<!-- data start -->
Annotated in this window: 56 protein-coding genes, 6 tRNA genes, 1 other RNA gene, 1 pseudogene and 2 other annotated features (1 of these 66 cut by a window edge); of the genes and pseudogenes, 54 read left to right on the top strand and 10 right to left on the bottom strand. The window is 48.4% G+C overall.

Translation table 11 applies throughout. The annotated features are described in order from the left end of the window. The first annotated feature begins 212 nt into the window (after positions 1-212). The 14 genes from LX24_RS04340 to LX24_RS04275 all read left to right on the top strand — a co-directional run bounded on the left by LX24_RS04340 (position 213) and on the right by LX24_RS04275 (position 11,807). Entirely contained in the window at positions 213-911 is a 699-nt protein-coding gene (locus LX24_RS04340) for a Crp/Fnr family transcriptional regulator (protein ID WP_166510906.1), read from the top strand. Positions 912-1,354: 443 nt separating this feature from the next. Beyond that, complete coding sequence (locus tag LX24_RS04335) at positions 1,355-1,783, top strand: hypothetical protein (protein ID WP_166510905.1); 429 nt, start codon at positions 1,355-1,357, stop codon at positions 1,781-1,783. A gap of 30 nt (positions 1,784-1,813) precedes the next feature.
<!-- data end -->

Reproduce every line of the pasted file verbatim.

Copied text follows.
Annotated in this window: 56 protein-coding genes, 6 tRNA genes, 1 other RNA gene, 1 pseudogene and 2 other annotated features (1 of these 66 cut by a window edge); of the genes and pseudogenes, 54 read left to right on the top strand and 10 right to left on the bottom strand. The window is 48.4% G+C overall.

Translation table 11 applies throughout. The annotated features are described in order from the left end of the window. The first annotated feature begins 212 nt into the window (after positions 1-212). The 14 genes from LX24_RS04340 to LX24_RS04275 all read left to right on the top strand — a co-directional run bounded on the left by LX24_RS04340 (position 213) and on the right by LX24_RS04275 (position 11,807). Entirely contained in the window at positions 213-911 is a 699-nt protein-coding gene (locus LX24_RS04340) for a Crp/Fnr family transcriptional regulator (protein ID WP_166510906.1), read from the top strand. Positions 912-1,354: 443 nt separating this feature from the next. Beyond that, complete coding sequence (locus tag LX24_RS04335) at positions 1,355-1,783, top strand: hypothetical protein (protein ID WP_166510905.1); 429 nt, start codon at positions 1,355-1,357, stop codon at positions 1,781-1,783. A gap of 30 nt (positions 1,784-1,813) precedes the next feature.